And as one of those American Millionaires, I can tell you I have no desire to overpay for a house, either in America or Canada.   Just because I have a million dollars doesn't mean I want to spend $3 million on a house.  I simply can't afford it.   Not only that, I don't want to overpay for a $450,000 house, either.  That is the thing about most rich folks, they are kind of smart with money, and aren't likely to just squander it, willy-nilly.

So while the wily Chinese may be buying, there will reach a point where prices get so high they will start selling.   And we saw this before with the Japanese in the late 1980's and early 1990's when they started buying up real estate (and golf courses) in California and Hawaii and everyone thought "they are going to take over!"   But a funny thing happened - Japan entered a recession that lasted a decade - even as the US economy surged ahead.   Suddenly, the Japanese were selling off U.S. assets at a loss.  The dreaded "Tora! Tora! Tora!" invasion failed to materialize.

And if you have been following economic conditions in China, you may have noticed that things are indeed slowing down.   Perhaps they will buy in places that are less expensive, such as Calgary or its suburbs (which will see a downturn due to the tar sands debacle).  Or maybe they will stop buying completely, realizing that a house in a foreign country is less and investment and more of an albatross around their neck, particularly as their own fortunes wane.  They may also realized that you don't need to own a home in Canada to seek asylum there.  You could rent.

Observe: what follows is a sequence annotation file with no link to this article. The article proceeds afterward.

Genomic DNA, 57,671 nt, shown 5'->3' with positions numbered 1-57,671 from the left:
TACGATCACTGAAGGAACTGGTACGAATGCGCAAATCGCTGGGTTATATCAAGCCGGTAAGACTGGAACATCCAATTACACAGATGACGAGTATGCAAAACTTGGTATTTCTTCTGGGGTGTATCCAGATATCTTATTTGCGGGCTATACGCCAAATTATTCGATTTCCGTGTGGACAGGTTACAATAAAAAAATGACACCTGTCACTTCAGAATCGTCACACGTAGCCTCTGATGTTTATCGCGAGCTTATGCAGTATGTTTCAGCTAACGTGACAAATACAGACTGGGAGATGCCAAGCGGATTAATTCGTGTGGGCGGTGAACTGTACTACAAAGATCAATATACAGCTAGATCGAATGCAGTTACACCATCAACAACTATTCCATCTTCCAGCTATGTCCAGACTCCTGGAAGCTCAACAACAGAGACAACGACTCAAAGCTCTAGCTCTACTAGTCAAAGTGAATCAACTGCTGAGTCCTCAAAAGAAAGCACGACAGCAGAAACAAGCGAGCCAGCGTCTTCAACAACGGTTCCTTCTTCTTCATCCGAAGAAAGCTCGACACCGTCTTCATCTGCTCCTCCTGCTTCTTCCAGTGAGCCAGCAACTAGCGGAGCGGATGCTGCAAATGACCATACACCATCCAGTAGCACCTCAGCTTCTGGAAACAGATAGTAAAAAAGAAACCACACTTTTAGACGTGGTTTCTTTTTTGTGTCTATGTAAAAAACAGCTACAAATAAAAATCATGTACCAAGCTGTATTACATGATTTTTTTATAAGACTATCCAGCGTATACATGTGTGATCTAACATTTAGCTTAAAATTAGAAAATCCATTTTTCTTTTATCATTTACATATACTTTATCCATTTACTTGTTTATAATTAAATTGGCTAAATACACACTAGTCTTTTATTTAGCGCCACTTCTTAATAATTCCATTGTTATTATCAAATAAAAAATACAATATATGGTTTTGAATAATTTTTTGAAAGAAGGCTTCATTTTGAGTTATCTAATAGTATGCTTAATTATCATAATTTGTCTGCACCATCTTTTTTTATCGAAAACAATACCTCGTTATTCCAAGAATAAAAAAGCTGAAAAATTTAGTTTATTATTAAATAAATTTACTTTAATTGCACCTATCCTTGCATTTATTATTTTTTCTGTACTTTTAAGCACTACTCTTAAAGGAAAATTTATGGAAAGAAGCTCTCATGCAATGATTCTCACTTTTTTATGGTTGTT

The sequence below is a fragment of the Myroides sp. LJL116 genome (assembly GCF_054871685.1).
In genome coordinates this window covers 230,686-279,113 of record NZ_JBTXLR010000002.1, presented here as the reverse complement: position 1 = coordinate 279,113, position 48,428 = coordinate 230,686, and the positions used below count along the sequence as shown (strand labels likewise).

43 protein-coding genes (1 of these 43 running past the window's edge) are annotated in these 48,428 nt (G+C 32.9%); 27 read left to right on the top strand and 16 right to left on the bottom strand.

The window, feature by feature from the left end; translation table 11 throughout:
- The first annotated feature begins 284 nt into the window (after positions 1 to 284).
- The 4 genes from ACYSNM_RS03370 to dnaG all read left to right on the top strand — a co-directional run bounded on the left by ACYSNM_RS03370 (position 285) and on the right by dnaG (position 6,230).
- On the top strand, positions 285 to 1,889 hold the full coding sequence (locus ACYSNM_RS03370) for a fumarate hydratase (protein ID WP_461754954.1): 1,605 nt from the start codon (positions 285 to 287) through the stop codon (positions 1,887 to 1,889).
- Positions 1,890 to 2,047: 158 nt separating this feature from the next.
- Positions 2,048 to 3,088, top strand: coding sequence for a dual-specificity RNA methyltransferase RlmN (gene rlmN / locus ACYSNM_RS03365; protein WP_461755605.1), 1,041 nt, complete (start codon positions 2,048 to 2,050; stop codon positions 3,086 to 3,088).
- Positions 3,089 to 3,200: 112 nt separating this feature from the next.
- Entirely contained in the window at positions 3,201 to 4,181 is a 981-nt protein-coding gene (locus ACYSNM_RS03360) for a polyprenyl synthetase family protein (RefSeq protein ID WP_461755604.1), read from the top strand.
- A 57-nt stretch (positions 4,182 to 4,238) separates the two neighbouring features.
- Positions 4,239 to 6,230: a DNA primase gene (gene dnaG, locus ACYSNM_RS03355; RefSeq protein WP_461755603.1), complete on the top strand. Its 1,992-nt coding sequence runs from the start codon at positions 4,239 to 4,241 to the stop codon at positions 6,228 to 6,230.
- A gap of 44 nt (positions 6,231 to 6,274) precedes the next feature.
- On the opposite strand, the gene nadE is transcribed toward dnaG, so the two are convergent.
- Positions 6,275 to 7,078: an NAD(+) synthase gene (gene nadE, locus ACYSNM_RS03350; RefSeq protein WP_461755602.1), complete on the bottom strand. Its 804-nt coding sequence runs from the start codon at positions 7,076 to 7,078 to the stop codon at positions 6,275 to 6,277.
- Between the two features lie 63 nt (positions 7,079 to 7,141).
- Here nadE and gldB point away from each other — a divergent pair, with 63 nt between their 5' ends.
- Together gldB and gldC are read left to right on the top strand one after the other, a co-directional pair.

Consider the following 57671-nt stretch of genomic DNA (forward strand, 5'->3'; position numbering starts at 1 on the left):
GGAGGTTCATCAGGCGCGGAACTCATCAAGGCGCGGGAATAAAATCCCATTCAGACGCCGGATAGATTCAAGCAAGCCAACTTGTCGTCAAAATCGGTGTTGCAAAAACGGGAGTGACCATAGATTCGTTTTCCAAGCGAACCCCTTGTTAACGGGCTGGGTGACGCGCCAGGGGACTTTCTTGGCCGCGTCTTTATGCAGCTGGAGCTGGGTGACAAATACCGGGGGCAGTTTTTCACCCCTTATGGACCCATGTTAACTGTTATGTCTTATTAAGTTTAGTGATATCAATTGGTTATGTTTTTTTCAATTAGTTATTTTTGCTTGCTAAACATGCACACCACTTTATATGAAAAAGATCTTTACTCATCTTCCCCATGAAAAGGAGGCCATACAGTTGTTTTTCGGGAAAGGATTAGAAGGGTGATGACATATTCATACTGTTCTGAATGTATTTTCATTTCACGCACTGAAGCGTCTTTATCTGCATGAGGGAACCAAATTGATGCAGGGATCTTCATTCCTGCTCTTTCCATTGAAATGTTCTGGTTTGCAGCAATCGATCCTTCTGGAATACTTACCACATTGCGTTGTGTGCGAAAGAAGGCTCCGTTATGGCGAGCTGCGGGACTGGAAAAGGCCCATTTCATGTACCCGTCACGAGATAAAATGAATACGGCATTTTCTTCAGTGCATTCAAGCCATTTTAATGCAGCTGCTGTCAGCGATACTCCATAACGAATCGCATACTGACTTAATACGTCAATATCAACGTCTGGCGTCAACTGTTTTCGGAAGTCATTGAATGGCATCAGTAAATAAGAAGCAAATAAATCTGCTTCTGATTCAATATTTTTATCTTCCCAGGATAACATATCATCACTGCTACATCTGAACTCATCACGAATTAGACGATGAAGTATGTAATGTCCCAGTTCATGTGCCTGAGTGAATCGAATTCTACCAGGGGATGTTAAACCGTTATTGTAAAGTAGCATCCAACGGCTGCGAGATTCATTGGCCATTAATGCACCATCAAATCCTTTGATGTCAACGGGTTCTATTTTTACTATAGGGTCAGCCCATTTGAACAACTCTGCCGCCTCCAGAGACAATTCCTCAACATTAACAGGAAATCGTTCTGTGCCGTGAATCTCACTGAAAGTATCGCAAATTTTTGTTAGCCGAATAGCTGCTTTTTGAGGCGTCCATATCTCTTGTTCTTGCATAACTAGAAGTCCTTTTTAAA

But then again, the Chinese are shitty investors.   Chinese citizens have enormous amounts of cash tied up in low-return savings accounts.  Worse yet, they invest in U.S. Government bonds, which pay fractional interest rates.   The Chinese either don't need the money or are severely risk-averse when it comes to investing.  Which is odd, because they are the most heavily courted customers by the Casinos and cruise ships, as they will gamble like maniacs.   Maybe they are not as smart as we think they are.  After all, they did embrace Communism for over 50 years, right?

So you have to take these mantras and slogans and "stories" with a grain of salt.   Prices cannot keep rising at a rate above inflation forever.   If a house is cheaper to rent than buy, people will eventually wise up and stop buying.  Or they will see cheaper cities in live in, where the overall effective standard of living is better, even if income - as measured numerically - is slightly lower.

But that is just the talk.  What about the numbers? On the ground, you'll also see patterns in the market: